Gephardt: Is buying now, paying off retail loans worth it?


SALT LAKE CITY – With the pandemic push more people to shop online, the “buy now, pay later” payment option is increasingly popular.

But do these retail loans make financial sense to buyers?

The option allows buyers to divide their purchases into interest-free payments. So, what to worry about?

Companies like Affirm, Afterpay, PayPal Credit, and Klarma will split payments from shoe purchases to Peloton bikes.

It works like a layaway, except you actually get the item before you complete your payments. You won’t want interest, so how do these companies make money?

Ted Rossman, senior analyst at, has the answer.

Tedd Rossman, Senior Analyst at
Tedd Rossman, Senior Analyst at

“The store takes a bit of a haircut,” he says. “He gets about 5 or 6%, but the upside is that they are getting the money now and they are booking a sale.”

There is a trap for buyers: fees.

“The late fees, however, can start right away,” Rossman said. “They may also ban you from future transactions on the platform.”

Being late can also mean deferred interest and penalties. Plus, you won’t get the same benefits as a credit card.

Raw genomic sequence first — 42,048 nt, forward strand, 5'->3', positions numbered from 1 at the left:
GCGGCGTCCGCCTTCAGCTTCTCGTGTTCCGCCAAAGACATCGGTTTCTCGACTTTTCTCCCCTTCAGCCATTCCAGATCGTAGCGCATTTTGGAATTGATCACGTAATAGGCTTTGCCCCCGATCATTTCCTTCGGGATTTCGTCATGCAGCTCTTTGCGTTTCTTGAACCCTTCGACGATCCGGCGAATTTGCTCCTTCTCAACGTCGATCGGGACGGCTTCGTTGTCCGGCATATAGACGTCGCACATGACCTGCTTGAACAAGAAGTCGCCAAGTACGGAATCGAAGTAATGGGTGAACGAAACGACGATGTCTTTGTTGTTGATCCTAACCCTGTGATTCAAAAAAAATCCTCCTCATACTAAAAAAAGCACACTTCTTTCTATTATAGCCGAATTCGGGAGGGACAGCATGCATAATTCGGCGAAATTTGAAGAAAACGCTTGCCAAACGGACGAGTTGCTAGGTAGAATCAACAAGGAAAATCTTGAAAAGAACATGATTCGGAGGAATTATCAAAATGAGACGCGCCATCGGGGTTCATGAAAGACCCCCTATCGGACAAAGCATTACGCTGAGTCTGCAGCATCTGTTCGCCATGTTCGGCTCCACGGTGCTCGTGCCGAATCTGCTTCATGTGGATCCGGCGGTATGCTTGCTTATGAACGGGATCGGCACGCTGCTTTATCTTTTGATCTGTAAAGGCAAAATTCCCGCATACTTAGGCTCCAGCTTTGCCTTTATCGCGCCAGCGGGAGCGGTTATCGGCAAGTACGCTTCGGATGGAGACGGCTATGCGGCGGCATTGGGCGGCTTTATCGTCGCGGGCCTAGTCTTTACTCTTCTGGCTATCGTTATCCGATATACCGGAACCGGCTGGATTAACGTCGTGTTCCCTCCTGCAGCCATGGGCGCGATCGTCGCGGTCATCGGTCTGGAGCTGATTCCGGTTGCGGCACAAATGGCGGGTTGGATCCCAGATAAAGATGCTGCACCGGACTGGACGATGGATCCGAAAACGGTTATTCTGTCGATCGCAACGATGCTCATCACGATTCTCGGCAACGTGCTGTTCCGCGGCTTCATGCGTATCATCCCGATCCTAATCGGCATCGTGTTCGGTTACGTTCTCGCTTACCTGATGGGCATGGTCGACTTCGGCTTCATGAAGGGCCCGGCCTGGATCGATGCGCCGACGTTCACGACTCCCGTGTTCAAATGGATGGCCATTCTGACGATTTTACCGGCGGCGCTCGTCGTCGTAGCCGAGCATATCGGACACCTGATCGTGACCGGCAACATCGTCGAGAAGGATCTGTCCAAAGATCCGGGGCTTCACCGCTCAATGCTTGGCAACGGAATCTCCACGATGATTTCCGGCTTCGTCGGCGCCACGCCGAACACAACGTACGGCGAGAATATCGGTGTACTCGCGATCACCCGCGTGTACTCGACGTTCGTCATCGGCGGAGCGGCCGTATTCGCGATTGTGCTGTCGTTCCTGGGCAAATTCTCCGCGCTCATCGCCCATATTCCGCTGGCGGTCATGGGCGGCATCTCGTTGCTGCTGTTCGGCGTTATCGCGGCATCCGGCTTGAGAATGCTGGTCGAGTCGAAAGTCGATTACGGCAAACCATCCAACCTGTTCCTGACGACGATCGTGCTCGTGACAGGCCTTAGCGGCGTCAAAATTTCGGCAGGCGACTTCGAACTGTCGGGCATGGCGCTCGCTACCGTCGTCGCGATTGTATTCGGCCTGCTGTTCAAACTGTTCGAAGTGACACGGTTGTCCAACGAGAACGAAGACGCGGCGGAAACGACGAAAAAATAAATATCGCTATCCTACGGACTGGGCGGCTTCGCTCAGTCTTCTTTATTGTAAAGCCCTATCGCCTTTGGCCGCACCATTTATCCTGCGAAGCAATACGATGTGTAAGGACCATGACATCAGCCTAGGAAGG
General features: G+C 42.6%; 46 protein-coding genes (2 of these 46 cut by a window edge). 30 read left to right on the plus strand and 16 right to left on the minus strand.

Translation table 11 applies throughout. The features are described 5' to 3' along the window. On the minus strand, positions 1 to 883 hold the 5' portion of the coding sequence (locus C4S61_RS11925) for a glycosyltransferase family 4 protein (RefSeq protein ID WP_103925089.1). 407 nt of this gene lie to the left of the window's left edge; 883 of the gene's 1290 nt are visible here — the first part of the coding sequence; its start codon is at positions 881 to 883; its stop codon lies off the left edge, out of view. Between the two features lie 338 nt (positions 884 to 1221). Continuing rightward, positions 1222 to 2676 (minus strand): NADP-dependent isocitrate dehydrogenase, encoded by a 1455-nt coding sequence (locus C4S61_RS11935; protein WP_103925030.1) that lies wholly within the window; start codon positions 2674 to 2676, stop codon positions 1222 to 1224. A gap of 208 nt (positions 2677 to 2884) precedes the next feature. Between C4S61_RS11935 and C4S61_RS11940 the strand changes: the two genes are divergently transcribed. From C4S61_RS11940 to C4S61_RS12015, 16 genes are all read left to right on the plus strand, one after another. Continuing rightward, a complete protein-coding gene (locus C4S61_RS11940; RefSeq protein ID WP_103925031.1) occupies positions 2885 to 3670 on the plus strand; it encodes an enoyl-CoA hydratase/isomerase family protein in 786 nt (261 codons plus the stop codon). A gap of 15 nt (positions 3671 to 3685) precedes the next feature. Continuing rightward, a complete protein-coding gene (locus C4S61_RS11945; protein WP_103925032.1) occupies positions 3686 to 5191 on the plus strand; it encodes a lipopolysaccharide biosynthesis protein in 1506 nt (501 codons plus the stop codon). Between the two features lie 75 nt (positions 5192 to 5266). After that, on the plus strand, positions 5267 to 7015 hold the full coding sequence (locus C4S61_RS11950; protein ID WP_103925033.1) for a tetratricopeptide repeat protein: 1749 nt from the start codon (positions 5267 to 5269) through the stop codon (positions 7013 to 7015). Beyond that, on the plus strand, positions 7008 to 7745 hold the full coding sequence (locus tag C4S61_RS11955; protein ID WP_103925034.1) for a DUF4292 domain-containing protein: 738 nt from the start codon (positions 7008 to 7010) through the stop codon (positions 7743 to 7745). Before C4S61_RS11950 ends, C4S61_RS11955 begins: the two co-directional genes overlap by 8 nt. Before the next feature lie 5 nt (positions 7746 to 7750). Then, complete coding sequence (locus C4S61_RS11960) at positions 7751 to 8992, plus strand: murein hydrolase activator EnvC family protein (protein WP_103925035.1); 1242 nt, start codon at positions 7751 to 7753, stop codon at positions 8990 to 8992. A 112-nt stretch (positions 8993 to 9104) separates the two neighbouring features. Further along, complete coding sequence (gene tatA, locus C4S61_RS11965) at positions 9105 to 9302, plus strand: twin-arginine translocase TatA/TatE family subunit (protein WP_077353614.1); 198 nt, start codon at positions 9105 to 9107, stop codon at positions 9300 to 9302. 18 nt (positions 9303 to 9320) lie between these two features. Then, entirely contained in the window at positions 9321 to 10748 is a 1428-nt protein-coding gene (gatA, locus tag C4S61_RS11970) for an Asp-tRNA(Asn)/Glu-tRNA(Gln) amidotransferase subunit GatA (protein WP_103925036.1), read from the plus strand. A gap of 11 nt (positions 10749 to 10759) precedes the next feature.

“You might be sacrificing rewards,” he says. “You risk missing out on other protections for buyers such as fraud protection, extended warranties.”

There is an inherent danger in buying something now that you may not be able to afford with the promise of paying later.

–Ted Rossman, senior analyst at

The biggest concern is that the buy now, pay later option often means a flexible credit check or no credit check at all. There isn’t really a solid review of your financial situation to see if you can really afford that $ 2000 exercise bike.

“You have to be careful,” Rossman said. “There is an inherent danger in buying something now that you may not be able to afford with the promise of paying later.”

The rise of buying now, payments later has not escaped the attention of the big banks. Many, like Citibank, Chase, and American Express, now offer the option to repay a purchase in installments without interest.

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Matt Gephardt

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